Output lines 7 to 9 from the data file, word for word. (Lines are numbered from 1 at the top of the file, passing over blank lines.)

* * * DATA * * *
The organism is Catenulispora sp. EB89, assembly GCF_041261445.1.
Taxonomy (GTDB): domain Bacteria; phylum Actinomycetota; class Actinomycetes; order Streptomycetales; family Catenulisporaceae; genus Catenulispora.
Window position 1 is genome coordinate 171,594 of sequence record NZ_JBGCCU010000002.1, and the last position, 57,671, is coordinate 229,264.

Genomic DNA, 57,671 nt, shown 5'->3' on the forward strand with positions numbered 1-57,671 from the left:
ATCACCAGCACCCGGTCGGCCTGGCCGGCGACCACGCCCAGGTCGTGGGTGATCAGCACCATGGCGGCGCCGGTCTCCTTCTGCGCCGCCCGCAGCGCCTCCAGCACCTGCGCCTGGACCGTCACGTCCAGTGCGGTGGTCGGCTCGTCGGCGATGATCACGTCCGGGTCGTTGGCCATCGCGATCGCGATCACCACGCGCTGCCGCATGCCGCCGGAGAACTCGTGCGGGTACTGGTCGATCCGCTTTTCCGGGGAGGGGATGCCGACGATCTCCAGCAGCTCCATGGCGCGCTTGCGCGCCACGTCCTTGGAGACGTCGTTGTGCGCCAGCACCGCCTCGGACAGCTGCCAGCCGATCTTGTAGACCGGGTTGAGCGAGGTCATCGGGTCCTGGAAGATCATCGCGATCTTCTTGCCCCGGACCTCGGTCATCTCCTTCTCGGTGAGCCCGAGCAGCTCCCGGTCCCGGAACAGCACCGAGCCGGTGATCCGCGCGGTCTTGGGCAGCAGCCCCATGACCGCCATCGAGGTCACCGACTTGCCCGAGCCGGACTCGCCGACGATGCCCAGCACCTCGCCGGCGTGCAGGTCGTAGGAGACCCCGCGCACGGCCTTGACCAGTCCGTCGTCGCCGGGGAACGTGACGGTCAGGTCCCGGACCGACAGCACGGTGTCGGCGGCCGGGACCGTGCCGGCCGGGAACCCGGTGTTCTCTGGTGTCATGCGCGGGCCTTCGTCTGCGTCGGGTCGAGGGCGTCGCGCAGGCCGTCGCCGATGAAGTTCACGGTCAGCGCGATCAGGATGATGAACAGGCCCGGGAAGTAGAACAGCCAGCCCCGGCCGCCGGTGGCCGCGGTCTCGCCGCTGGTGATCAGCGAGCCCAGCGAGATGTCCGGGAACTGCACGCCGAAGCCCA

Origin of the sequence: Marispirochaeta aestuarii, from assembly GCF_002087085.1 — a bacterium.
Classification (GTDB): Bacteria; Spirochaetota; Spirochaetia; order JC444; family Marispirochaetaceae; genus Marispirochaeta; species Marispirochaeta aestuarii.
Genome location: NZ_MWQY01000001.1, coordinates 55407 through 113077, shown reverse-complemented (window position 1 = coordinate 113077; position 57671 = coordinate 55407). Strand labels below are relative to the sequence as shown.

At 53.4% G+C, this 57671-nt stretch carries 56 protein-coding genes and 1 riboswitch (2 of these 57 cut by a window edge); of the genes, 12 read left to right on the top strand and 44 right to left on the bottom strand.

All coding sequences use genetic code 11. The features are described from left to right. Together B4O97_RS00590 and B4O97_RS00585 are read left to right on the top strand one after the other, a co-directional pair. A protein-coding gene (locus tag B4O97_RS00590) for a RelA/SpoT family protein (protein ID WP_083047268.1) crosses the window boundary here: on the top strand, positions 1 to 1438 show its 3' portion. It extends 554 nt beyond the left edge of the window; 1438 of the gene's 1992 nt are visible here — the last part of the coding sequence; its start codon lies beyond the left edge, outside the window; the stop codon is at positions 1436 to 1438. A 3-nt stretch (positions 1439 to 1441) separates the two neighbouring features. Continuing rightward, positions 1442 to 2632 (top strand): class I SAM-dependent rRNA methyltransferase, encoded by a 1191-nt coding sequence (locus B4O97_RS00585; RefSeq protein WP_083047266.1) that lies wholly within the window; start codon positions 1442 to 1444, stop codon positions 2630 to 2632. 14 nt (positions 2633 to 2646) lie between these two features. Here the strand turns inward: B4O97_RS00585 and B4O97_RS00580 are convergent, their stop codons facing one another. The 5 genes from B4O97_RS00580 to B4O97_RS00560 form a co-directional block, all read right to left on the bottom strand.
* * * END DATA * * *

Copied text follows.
Classification (GTDB): Bacteria; Spirochaetota; Spirochaetia; order JC444; family Marispirochaetaceae; genus Marispirochaeta; species Marispirochaeta aestuarii.
Genome location: NZ_MWQY01000001.1, coordinates 55407 through 113077, shown reverse-complemented (window position 1 = coordinate 113077; position 57671 = coordinate 55407). Strand labels below are relative to the sequence as shown.

At 53.4% G+C, this 57671-nt stretch carries 56 protein-coding genes and 1 riboswitch (2 of these 57 cut by a window edge); of the genes, 12 read left to right on the top strand and 44 right to left on the bottom strand.